Friday, September 23, 2011

The Lawrenceville Square in the 1940's & 50's

Lois Gardner Ross published an article in the Sumner Press on February 25, 1999 titled "A Tribute to Ernie Diggs".  In this article she described the Lawrenceville Square in the 1940's and 50's. 
     Beginning at Abernathy's Hardware Store with  its friendly helpers, Russell Abernathy and Dessie Tucker and the upstairs apartments, she described the businesses north up 12th St. Kroger's store was on the corner, later Rechter's. Next door was the big Woolworth Dime Store.  
     Glover's Confectionery Store was next where Harry Glover ran the Glover Bakery making his deliveries to the little grocery stores all over town and sold his coney's with his slaw topping, barbecues, and fountain Cherry cokes served in booths or table.  "Checker" Glover covered his bulging belly with his apron, cooked his coney's in the back room, slept on the Courthouse lawn during the steamy summer nights and personally greeted his many customers according to Ms. Ross's article. 
      Johnny Montgomery sold Grit magazines. "Hamburger"Cozart sold sandwiches with Percy Perrin, Ollie Stoltz, Vivian Christian and the Reynolds twins, Doris & Deloris and the writer herself, Ms Ross assisting in this endeavor. 
      Next door was the West Side Pool Room run by Bill Schultz, later being owned by Arthur Devonshire, then his son, Arthur L.   Barney Dickerson was the local cop during this period of time. Next was Patrick's Drug Store with their soda fountain. In addition to the owners, Willie Legg worked there. 
      The A&P store  was managed by Kelly Davis;  Alice Fry and Gladys Fry were check-out clerks. Homer Nead also worked there.   Also on the west side of the Square was Haines Hardware Store, run by Ira Haines, his wife Ruby, and brother Milt, son Don and Joan.  Mrs. Hedde's Baby shop stood on the corner.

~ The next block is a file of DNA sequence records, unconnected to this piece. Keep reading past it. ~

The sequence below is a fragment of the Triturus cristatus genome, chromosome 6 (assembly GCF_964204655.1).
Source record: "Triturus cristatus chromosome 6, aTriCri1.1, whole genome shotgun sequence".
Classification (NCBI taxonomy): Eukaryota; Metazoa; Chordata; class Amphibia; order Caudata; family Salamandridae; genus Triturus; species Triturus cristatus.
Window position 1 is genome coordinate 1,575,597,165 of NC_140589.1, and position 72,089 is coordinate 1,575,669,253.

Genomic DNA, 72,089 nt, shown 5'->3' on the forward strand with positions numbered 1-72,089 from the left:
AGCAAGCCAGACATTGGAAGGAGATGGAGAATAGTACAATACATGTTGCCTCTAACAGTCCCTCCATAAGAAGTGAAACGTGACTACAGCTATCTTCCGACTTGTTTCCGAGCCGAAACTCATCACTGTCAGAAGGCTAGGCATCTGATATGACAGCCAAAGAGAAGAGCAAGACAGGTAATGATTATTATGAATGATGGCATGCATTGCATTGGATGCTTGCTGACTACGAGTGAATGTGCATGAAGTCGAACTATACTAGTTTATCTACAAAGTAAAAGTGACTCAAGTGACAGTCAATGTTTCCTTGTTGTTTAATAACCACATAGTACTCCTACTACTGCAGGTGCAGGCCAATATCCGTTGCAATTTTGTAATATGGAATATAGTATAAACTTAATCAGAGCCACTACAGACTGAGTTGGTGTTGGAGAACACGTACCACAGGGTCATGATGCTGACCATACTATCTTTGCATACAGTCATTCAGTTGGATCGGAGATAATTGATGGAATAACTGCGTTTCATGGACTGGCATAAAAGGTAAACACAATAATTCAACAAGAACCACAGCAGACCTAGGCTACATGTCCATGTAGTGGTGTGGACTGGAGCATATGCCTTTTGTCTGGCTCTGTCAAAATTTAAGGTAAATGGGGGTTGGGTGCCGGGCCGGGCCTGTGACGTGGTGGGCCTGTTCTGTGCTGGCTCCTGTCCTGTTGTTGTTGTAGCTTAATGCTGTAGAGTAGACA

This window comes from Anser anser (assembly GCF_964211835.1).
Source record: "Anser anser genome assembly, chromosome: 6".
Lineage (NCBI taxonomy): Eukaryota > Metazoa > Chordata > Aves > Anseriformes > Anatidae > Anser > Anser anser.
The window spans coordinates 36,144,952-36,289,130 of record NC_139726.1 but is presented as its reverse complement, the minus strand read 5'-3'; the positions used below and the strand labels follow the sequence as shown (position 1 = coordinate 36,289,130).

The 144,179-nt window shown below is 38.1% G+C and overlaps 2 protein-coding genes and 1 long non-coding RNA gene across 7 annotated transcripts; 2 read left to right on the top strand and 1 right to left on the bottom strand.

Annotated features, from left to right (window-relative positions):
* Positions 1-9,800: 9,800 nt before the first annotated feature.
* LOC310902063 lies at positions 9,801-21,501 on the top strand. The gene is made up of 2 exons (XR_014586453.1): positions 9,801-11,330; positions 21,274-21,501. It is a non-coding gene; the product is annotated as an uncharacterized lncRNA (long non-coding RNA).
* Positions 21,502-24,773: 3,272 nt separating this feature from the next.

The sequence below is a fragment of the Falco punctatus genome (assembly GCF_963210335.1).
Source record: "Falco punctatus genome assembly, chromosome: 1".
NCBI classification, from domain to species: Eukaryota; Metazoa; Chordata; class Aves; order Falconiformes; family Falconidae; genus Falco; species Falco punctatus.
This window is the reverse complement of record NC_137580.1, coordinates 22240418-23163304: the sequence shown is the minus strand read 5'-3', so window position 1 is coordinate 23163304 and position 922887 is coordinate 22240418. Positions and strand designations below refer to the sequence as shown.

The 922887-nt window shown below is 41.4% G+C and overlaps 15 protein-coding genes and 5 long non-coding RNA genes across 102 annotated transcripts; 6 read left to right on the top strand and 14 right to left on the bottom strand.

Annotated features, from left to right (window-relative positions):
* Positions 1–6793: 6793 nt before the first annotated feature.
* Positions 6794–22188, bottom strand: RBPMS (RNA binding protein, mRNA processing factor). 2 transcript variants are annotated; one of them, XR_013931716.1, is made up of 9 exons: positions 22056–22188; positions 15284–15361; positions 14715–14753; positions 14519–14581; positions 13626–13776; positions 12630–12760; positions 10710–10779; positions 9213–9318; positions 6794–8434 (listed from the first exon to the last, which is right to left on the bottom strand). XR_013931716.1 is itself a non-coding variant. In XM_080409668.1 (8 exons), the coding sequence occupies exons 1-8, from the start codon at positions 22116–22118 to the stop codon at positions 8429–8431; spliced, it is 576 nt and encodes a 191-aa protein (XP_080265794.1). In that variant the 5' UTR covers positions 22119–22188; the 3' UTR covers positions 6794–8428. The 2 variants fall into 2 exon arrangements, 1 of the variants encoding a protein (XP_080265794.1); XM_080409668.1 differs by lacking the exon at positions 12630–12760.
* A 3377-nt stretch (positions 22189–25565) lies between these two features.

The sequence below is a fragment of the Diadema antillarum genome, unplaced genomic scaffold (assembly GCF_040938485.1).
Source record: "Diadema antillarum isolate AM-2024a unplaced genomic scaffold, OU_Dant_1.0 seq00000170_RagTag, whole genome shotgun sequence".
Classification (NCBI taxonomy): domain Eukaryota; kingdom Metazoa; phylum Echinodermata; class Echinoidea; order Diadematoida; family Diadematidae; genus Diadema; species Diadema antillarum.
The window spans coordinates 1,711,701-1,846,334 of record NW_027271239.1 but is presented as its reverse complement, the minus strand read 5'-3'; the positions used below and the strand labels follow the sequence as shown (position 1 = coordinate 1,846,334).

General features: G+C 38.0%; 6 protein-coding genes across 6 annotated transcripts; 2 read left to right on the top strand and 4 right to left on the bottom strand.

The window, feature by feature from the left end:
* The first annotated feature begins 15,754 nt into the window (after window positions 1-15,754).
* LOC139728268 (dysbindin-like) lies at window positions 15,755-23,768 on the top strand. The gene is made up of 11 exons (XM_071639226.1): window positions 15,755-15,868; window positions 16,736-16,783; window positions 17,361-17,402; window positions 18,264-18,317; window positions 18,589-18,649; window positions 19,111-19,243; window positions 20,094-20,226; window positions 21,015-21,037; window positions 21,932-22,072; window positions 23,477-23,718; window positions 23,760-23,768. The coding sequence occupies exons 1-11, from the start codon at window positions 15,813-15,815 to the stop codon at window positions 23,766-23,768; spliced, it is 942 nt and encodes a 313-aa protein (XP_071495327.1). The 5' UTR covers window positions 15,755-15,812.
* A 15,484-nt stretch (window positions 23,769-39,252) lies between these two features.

Across State Street was the People's Bank Building where Karl Glover was the President and Bill Buchanan a teller.  Upstairs was George Lackey, a lawyer and owner of the abstract business assisted by his clerks Myrtle Cross and Georganne Johnson. 
  John Burns sold Maytag Washers.  George's Ice Cream was next  and then  a tavern rounded out the block.  Across the street was Max Morey's Barber Shop, then McGaughey's insurance office was along side the Texaco Union Building. (The writer left out the dress shop owned by Mary Spencer Young)   Then came Hedde's Drug Store owned by Don Bennett, later Baker's Store. 
     Sears Mail Order store was managed by John Davis employing many people.  June Bridgett, Edna Borden, Beulah Edwards and Wayne Malosh being some of them.  Then came Lyle Cochran's Insurance, now Benny's.  Delzell's and Yosowitz stores were also along that row.  Guy Mills had the Happy Hour Grocery Store. The Green Room was managed by Paul "Pud" Emmons.  Rexall's finished out the north side with  Harry Hardin and Dick Alsman.
    To the north of the Rexall Store, once stood the Lawrenceville Police Station.   Across the street was Hotel Lawrence on the corner run by the Bucholz family with a restaurant on the main floor and a tap room in the basement.  It flourished during and right after WWII.  The State and Avalon Theaters along with Teegarden Furniture store was located where Golden Rule offices are now.  At the Avalon Theater the manager was Mr. Stevens.  Johnny Montgomery took the tickets at the entrance.  Alex Adams owned The Lounge on the corner.  Then the Post Office was across the street.
      Across from the Post Office was Penny's, Ada Lee, CIPS, Humphrey's Market, Rominger Shoes and the Bank building.
    While the article was of interest because of the names associated with the businesses, I'm sure there are readers out there who can furnish other information about the businesses located around the square.  The Historical Society would love to hear from you, or scan any pictures that you care to share.